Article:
Ch. 11 & 12

a group of activities designed to expedite transactions by creating, distributing, pricing, and promoting goods, services, and ideas
the act of giving up one thing (money, credit, labor, goods) in return for something else (goods, services, or ideas)
functions of marketing
buying, selling, transporting, storing, grading, financing, marketing research, risk taking
everyone who shops for products
the exchange proccess
process of moving products from seller to buyer
part of the physical distribution of products and includes warehousing goods
standardizing products by dividing them into subgroups and displaying and labeling them so that consumers clearly understand their nature and quality
for many products, especially large items such as automobiles, refrigerators, and new homes, the marketer arranges credit to expedite the purchase
market research
through research, marketers ascertain the need for new goods and services
risk taking
risk is the chance of loss associated with marketing decisions
a customer’s subjective assessment of benefits relative to costs in determining the worth of a product
marketing concept
the idea that an organization should try to satisfy customers’ needs through coordinated activities that also allow it to achieve its own goals
the production orientation
together with new management ideas and ways of using labor, products poured into the marketplace, where demand for manufactured goods was strong
the sales orientation
believed the most important marketing activities were personal selling and advertising
the market orientation
requires organizations to gather information about customer needs, share that information throughout the entire firm, and use it to help build long-term relationships with customers
marketing strategy
a plan of action for developing, pricing, distributing, and promoting products that meet the needs of specific customers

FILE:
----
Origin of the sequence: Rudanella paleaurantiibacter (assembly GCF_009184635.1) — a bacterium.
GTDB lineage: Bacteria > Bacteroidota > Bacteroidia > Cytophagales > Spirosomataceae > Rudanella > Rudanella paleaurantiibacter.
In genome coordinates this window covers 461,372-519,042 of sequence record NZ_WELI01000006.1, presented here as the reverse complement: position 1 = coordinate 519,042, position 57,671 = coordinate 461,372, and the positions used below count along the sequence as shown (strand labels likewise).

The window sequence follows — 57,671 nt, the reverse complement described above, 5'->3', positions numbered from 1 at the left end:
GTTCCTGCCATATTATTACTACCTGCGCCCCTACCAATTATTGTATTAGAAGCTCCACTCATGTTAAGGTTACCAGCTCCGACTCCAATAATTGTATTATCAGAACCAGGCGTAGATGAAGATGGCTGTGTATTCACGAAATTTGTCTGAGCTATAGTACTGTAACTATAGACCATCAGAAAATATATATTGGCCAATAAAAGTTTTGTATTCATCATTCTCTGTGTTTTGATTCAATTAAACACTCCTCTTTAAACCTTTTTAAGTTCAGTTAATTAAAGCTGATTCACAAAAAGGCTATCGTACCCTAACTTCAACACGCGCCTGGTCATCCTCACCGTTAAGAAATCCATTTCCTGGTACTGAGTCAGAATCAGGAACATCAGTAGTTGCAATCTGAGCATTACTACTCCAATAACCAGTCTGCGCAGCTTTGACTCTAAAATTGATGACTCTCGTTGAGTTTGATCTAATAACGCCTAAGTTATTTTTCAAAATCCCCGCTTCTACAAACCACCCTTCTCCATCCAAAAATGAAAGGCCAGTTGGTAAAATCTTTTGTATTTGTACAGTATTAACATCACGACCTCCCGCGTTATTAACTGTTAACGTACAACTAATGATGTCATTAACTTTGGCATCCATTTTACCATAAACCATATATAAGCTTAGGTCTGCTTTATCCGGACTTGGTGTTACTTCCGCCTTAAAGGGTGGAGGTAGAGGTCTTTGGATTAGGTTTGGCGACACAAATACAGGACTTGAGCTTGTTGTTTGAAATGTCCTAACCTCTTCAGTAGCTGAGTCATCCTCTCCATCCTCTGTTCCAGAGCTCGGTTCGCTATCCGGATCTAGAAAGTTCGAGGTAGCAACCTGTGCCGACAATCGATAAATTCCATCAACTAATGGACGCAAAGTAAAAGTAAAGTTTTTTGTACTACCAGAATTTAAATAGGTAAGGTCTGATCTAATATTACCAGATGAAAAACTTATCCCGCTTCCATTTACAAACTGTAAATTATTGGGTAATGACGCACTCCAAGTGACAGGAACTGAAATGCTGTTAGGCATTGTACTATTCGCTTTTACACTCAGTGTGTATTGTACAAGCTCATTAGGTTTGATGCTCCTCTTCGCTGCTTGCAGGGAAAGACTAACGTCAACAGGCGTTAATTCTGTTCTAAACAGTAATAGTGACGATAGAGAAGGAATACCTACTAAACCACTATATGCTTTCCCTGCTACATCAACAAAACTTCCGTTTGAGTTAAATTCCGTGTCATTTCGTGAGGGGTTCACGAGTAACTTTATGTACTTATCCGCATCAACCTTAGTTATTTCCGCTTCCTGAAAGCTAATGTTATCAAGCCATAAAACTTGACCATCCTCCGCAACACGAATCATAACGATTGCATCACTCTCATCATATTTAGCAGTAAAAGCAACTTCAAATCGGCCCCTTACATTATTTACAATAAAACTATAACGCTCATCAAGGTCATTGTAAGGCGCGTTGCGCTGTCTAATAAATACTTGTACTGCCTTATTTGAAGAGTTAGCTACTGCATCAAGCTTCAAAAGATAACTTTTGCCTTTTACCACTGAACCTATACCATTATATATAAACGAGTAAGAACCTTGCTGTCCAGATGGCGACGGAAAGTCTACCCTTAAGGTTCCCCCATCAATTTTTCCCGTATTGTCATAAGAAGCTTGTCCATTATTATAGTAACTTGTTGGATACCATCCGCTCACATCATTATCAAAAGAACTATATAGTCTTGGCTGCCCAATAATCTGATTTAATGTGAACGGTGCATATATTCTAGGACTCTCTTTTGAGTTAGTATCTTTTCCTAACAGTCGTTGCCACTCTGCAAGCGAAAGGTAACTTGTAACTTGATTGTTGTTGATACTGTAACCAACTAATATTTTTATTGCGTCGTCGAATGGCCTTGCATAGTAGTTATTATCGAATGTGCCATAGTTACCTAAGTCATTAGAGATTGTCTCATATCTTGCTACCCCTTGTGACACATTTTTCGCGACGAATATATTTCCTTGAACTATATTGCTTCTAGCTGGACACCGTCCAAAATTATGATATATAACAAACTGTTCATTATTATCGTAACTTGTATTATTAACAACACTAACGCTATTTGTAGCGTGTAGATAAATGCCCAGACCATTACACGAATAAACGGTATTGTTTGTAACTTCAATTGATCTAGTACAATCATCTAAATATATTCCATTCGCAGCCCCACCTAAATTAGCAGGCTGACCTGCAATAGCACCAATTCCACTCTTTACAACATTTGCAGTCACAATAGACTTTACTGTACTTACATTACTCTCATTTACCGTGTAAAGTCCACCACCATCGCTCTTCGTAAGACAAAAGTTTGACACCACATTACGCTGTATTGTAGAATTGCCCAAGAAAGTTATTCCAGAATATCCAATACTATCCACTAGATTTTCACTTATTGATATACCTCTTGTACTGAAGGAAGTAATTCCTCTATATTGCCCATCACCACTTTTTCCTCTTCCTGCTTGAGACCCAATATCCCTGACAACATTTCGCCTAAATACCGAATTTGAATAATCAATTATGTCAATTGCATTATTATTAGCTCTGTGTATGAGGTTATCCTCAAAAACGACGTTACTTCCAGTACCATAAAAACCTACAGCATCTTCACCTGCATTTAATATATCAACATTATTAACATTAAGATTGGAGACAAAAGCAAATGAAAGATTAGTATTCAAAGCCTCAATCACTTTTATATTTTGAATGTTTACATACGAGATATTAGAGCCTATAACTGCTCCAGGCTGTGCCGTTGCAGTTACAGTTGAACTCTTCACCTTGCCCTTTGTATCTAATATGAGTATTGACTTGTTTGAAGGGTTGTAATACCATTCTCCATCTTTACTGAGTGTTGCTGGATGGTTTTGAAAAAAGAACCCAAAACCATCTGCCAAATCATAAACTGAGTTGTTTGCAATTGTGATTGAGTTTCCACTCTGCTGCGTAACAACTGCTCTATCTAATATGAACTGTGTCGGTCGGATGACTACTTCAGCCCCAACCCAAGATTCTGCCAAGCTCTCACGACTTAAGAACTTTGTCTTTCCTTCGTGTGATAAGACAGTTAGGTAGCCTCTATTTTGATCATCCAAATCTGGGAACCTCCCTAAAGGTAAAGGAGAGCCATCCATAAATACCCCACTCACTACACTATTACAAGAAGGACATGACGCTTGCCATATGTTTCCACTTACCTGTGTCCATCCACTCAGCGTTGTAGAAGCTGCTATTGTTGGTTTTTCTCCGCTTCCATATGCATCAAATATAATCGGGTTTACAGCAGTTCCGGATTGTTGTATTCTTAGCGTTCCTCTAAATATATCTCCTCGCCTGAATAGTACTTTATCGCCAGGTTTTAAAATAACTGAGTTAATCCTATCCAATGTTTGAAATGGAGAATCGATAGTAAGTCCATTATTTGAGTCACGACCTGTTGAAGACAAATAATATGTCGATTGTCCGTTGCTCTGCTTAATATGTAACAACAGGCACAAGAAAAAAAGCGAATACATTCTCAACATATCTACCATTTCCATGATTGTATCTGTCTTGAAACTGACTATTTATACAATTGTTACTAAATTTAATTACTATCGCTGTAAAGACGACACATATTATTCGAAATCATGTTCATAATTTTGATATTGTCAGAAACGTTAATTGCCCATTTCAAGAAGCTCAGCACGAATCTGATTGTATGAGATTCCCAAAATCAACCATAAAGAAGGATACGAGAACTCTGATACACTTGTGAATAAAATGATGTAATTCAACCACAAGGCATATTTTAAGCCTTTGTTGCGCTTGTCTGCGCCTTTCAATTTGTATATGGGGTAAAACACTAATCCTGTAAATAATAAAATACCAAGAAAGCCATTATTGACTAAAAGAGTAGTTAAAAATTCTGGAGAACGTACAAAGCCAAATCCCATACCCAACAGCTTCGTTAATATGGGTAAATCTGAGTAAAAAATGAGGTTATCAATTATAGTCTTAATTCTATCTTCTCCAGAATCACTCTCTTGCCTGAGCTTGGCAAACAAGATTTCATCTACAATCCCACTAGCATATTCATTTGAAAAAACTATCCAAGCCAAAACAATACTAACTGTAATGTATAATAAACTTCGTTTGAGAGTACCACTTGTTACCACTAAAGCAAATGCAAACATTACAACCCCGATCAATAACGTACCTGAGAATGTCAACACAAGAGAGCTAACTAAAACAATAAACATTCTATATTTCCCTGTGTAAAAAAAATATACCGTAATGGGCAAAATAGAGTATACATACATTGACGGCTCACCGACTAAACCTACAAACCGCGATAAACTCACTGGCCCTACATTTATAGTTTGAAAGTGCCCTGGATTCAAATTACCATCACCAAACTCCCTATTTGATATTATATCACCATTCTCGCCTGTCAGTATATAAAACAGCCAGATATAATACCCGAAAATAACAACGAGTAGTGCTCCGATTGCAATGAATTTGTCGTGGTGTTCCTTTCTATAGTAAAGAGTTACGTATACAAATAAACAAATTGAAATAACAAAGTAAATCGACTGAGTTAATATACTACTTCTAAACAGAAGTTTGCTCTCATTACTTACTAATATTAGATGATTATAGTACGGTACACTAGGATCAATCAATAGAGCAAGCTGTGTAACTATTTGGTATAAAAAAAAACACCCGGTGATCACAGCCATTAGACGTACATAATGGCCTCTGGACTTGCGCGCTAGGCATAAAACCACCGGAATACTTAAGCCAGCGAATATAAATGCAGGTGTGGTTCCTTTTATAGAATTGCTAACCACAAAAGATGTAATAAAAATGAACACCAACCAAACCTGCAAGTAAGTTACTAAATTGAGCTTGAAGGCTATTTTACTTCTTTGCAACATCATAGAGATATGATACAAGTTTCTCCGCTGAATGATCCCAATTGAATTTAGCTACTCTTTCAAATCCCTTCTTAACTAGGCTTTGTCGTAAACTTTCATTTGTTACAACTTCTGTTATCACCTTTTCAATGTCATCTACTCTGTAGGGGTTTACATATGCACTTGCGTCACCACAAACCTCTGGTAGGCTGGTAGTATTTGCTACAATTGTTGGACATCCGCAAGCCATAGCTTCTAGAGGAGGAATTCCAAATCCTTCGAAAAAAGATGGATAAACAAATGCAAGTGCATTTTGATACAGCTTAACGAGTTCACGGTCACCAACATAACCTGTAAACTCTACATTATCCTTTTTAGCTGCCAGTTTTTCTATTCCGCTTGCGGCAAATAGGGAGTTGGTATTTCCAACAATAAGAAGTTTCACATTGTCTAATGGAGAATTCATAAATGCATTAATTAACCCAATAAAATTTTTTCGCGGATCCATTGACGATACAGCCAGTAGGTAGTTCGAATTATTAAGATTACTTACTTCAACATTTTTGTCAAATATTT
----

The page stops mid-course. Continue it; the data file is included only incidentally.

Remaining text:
target market
a more specific group of consumers on whose needs and wants a company focuses its marketing efforts
total-market approach
firm’s try to appeal to everyone and assume that all buyers have similar needs and wants
market segment
a collection of individuals, groups, or organizations who share one or more characteristics and thus have relatively similar product needs and desires
concentration approach
a company develops one marketing strategy for a single market segment
multisegment approach
the marketer aims its marketing efforts at two or more segments, developing a marketing strategy for each
bases for segmenting markets
demographic, geographic, psychographic, behavioristic
marketing mix
refers to four marketing activities—product, price, distribution, and promotion—that the firm can control to achieve specific goals within a dynamic marketing environment
a value placed on an object exchanged between a buyer and a seller
making products available to customers in the quantities desired
a persuasive form of communication that attempts to expedite a marketing exchange by influencing individuals, groups, and organizations to accept goods, services, and ideas
marketing research
s a systematic, objective process of getting information about potential customers to guide marketing decisions
primary data
observed, recorded, or collected directly from respondents
secondary data
compiled inside or outside the organization for some purpose other than changing the current situation
buying behavior
refers to the decision processes and actions of people who purchase and use products
the process by which a person selects, organizes, and interprets information received from his or her senses, as when hearing an advertisement on the radio or touching a product to better understand it
an inner drive that directs a person’s behavior toward goals
brings about changes in a person’s behavior based on information and experience
knowledge and positive or negative feelings about something
refers to the organization of an individual’s distinguishing character traits, attitudes, or habits
social roles